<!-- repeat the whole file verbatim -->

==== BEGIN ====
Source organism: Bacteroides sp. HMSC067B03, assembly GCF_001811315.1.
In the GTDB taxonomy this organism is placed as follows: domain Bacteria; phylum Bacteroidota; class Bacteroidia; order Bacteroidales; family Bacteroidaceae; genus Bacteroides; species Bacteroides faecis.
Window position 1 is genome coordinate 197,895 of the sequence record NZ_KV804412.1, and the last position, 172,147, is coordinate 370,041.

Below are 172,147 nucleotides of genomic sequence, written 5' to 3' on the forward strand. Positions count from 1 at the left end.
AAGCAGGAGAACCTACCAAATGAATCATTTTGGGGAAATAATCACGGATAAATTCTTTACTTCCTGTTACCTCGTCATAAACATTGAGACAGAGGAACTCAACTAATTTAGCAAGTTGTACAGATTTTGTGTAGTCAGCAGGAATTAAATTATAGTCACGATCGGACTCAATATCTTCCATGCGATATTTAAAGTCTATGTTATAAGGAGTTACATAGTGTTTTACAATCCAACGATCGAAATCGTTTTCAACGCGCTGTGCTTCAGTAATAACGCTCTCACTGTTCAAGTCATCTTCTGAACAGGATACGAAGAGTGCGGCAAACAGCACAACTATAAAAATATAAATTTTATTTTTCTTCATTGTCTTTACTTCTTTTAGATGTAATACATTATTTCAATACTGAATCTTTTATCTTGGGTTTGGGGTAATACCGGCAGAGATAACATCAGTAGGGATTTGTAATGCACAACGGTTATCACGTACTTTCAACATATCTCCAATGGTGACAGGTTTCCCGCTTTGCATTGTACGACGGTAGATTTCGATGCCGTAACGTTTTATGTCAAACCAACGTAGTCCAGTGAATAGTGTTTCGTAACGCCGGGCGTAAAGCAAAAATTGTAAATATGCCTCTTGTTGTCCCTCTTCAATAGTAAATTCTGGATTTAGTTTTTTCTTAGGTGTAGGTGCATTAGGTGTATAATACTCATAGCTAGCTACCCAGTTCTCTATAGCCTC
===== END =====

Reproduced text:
Source organism: Bacteroides sp. HMSC067B03, assembly GCF_001811315.1.
In the GTDB taxonomy this organism is placed as follows: domain Bacteria; phylum Bacteroidota; class Bacteroidia; order Bacteroidales; family Bacteroidaceae; genus Bacteroides; species Bacteroides faecis.
Window position 1 is genome coordinate 197,895 of the sequence record NZ_KV804412.1, and the last position, 172,147, is coordinate 370,041.

Below are 172,147 nucleotides of genomic sequence, written 5' to 3' on the forward strand. Positions count from 1 at the left end.
AAGCAGGAGAACCTACCAAATGAATCATTTTGGGGAAATAATCACGGATAAATTCTTTACTTCCTGTTACCTCGTCATAAACATTGAGACAGAGGAACTCAACTAATTTAGCAAGTTGTACAGATTTTGTGTAGTCAGCAGGAATTAAATTATAGTCACGATCGGACTCAATATCTTCCATGCGATATTTAAAGTCTATGTTATAAGGAGTTACATAGTGTTTTACAATCCAACGATCGAAATCGTTTTCAACGCGCTGTGCTTCAGTAATAACGCTCTCACTGTTCAAGTCATCTTCTGAACAGGATACGAAGAGTGCGGCAAACAGCACAACTATAAAAATATAAATTTTATTTTTCTTCATTGTCTTTACTTCTTTTAGATGTAATACATTATTTCAATACTGAATCTTTTATCTTGGGTTTGGGGTAATACCGGCAGAGATAACATCAGTAGGGATTTGTAATGCACAACGGTTATCACGTACTTTCAACATATCTCCAATGGTGACAGGTTTCCCGCTTTGCATTGTACGACGGTAGATTTCGATGCCGTAACGTTTTATGTCAAACCAACGTAGTCCAGTGAATAGTGTTTCGTAACGCCGGGCGTAAAGCAAAAATTGTAAATATGCCTCTTGTTGTCCCTCTTCAATAGTAAATTCTGGATTTAGTTTTTTCTTAGGTGTAGGTGCATTAGGTGTATAATACTCATAGCTAGCTACCCAGTTCTCTATAGCCTC